Simon’s knack for creating interesting characters and compelling dialogue overflows in “The Sunshine Boys.” Director Janet Mitchko Schario has assembled a wonderful cast. Bill Van Horn is tops, as the irascible and volatile “funny man,” while Michael G. Dell’Orto effectively complements him as the duo’s “straight man.” Mike Anthony is convincing as a theatrical agent who tries to mediate.
The Public Theatre of Lewiston-Auburn, 31 Maple St. in Lewiston, presents “The Sunshine Boys” at 7:30 p.m. May 7-8, 3 p.m. and 8 p.m. May 9 and 2 p.m. May 10. Call 782-3200.
The Choral Art Society has chosen a very unusual theme for its spring concert: the tragedy of Alzheimer’s disease and the toll it takes on the many people that it directly and indirectly afflicts.
The core of the May 9 event is a performance of “Alzheimer’s Stories,” a recent vocal work that was written by Robert S. Cohen on commission from a choral group in Pennsylvania.
More than just a concert, the event brings together music, information, and resources for families, friends and caregivers touched by Alzheimer’s disease.
Kathleen Grammer, a singer and executive director of the Choral Art Society, explained: “We are partnering with the Alzheimer’s Association in an effort to promote awareness about this ever-increasing disease and to caregivers of family members and friends and patients as a time to come together through the art of music to be share experiences, reflect, be soothed and inspired by the music to be presented in this concert.”
The evening begins with a 6:45 p.m. informational forum featuring Cohen, CAS music director Robert Russell, Alzheimer’s Association of Maine program director William Kirkpatrick, music therapist Kate Beever and poet/actress/activist Judy Prescott. The latter is author of “Searching for Cecy: Reflections on Alzheimer’s.”
The 8 p.m. concert includes songs of celebration and remembrance performed by the Choral Art Camerata (a CAS sub-unit), poetry readings by Prescott and “Alzheimer’s Stories” performed by the Choral Art Masterworks Chorus.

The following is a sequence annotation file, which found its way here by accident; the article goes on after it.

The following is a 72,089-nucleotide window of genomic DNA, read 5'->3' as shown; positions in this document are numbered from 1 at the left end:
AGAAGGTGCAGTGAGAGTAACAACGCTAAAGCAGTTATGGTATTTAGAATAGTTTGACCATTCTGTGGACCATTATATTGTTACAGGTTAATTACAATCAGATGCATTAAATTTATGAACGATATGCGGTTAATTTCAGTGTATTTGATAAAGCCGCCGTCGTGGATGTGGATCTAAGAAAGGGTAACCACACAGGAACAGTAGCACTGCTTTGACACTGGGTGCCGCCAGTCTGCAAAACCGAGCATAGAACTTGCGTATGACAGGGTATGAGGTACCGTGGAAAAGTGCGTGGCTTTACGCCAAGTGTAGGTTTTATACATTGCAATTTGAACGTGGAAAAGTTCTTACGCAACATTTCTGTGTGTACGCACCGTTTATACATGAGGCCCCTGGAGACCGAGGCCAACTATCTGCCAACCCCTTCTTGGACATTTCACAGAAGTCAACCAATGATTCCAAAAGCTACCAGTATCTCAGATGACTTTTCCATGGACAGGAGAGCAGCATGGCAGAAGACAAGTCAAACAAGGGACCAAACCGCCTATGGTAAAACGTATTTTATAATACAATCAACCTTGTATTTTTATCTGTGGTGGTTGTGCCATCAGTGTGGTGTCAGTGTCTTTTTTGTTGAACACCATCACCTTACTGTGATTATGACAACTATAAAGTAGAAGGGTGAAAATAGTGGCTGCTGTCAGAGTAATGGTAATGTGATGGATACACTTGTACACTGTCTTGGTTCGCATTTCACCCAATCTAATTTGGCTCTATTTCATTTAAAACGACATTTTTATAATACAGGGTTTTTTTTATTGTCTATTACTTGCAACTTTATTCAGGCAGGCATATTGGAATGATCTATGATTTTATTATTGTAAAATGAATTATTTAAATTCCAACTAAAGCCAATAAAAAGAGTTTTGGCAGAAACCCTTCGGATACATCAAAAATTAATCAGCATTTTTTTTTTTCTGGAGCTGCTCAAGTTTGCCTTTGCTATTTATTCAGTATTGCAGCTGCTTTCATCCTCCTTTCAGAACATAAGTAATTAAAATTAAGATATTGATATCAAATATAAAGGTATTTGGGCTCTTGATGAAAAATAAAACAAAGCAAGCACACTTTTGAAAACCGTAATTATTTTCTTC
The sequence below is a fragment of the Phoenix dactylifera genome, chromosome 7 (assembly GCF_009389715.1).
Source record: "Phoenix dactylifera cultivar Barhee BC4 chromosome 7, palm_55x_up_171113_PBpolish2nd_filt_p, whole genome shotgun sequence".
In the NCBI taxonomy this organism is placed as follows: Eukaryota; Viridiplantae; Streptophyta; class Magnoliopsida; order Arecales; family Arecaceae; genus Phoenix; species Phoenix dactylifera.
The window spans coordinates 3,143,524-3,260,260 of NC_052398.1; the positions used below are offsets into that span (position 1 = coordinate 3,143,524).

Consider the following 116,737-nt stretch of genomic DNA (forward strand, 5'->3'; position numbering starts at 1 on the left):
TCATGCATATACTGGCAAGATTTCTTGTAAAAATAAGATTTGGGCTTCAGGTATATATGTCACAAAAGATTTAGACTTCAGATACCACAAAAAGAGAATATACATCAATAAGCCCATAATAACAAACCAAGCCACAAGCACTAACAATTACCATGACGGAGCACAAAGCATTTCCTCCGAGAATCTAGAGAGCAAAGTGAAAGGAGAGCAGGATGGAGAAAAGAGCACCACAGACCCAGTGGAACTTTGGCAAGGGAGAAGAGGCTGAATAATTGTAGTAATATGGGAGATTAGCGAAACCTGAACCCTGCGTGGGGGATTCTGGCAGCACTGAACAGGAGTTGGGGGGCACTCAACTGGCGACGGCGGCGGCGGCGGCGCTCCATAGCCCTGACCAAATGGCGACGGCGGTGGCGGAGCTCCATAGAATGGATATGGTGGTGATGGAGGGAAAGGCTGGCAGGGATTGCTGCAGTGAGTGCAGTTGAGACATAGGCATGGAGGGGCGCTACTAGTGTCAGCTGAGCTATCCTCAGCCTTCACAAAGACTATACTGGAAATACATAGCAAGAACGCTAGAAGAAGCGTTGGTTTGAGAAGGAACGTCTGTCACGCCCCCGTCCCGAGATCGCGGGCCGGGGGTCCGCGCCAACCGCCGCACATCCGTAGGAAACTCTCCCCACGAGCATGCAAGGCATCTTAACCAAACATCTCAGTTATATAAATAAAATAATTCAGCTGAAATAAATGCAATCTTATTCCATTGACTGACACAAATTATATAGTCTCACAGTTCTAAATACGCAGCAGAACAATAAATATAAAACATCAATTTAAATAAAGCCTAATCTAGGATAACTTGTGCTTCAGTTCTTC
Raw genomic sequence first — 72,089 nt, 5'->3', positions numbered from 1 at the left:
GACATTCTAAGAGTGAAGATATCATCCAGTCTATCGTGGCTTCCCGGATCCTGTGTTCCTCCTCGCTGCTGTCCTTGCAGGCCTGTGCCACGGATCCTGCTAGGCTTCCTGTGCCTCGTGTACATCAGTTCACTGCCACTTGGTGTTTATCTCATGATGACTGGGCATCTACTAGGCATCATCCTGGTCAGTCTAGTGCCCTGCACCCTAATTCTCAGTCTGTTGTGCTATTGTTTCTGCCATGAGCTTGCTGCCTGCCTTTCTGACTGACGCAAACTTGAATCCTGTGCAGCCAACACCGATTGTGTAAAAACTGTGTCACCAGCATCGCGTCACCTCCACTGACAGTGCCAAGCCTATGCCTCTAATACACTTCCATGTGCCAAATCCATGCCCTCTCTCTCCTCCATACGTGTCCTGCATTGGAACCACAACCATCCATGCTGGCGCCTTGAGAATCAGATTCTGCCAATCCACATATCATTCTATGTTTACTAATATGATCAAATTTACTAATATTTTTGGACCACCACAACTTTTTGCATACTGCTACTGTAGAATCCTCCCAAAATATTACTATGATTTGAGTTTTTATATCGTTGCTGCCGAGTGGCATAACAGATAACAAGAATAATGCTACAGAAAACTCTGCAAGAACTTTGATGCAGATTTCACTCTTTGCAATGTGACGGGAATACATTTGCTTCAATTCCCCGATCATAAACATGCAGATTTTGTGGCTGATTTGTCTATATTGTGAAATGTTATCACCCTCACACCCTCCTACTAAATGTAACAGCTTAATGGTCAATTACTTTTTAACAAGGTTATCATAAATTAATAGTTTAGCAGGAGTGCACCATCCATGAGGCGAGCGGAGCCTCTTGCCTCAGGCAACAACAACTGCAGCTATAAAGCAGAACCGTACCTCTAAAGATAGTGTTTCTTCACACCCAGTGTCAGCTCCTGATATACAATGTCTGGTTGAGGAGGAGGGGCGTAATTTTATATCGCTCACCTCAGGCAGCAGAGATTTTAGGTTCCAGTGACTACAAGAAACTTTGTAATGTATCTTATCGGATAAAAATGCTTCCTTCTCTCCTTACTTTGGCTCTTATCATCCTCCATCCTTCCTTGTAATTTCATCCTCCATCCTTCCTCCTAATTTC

Cohen has commented on his piece: “As a composer who has straddled the worlds of both musical theatre and concert music, I feel that the primary role of music is to move people. I believe that music should tell a story whether that story is expressed in a literal or abstract form; to take his audience on an emotional and intellectual journey.”
Saturday’s performance will be a New England premier.
“‘Alzheimer’s Stories’ gives us a striking musical journey through the facets of a disease that is coming ever more to the forefront of national consciousness,” noted Russell. “The CAS Masterworks Chorus has responded in a compelling way to a score that is not easy to deliver, either technically or emotionally. We have savored the rehearsal process and anticipate sharing our experience with the audience.”
The Choral Art Society’s “Time Remembered – Time Forgotten” takes place May 9 at the South Portland High School auditorium, 637 Highland Ave., with informational activities beginning at 6:45 p.m. and the formal concert at 8 p.m. Call the CAS at 828-0043.
The music and stylings of ABBA form the basis for “Mamma Mia!,” the most successful jukebox musical ever on Broadway. Portland Ovations is hosting the national touring production on May 13-14.